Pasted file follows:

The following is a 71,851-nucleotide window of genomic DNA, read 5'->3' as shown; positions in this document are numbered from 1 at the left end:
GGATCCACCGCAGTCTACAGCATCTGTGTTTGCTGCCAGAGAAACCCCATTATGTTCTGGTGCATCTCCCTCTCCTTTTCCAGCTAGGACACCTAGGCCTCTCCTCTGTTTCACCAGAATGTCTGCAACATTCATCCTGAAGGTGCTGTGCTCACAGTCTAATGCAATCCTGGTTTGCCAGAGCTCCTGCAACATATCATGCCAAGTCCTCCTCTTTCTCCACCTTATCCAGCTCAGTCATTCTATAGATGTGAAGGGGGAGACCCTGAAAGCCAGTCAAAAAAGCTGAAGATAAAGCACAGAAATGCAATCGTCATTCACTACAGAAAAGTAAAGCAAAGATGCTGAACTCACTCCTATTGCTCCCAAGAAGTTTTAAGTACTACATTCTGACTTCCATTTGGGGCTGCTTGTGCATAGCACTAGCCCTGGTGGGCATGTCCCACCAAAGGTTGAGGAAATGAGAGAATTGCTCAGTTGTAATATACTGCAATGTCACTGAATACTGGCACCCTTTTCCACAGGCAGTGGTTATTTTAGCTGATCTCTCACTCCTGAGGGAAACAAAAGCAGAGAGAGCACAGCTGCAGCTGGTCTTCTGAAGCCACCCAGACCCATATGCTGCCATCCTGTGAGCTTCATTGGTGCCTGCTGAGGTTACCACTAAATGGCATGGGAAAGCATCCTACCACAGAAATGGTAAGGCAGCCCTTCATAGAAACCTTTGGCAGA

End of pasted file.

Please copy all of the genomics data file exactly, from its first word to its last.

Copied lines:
The following is a 71,851-nucleotide window of genomic DNA, read 5'->3' as shown; positions in this document are numbered from 1 at the left end:
GGATCCACCGCAGTCTACAGCATCTGTGTTTGCTGCCAGAGAAACCCCATTATGTTCTGGTGCATCTCCCTCTCCTTTTCCAGCTAGGACACCTAGGCCTCTCCTCTGTTTCACCAGAATGTCTGCAACATTCATCCTGAAGGTGCTGTGCTCACAGTCTAATGCAATCCTGGTTTGCCAGAGCTCCTGCAACATATCATGCCAAGTCCTCCTCTTTCTCCACCTTATCCAGCTCAGTCATTCTATAGATGTGAAGGGGGAGACCCTGAAAGCCAGTCAAAAAAGCTGAAGATAAAGCACAGAAATGCAATCGTCATTCACTACAGAAAAGTAAAGCAAAGATGCTGAACTCACTCCTATTGCTCCCAAGAAGTTTTAAGTACTACATTCTGACTTCCATTTGGGGCTGCTTGTGCATAGCACTAGCCCTGGTGGGCATGTCCCACCAAAGGTTGAGGAAATGAGAGAATTGCTCAGTTGTAATATACTGCAATGTCACTGAATACTGGCACCCTTTTCCACAGGCAGTGGTTATTTTAGCTGATCTCTCACTCCTGAGGGAAACAAAAGCAGAGAGAGCACAGCTGCAGCTGGTCTTCTGAAGCCACCCAGACCCATATGCTGCCATCCTGTGAGCTTCATTGGTGCCTGCTGAGGTTACCACTAAATGGCATGGGAAAGCATCCTACCACAGAAATGGTAAGGCAGCCCTTCATAGAAACCTTTGGCAGA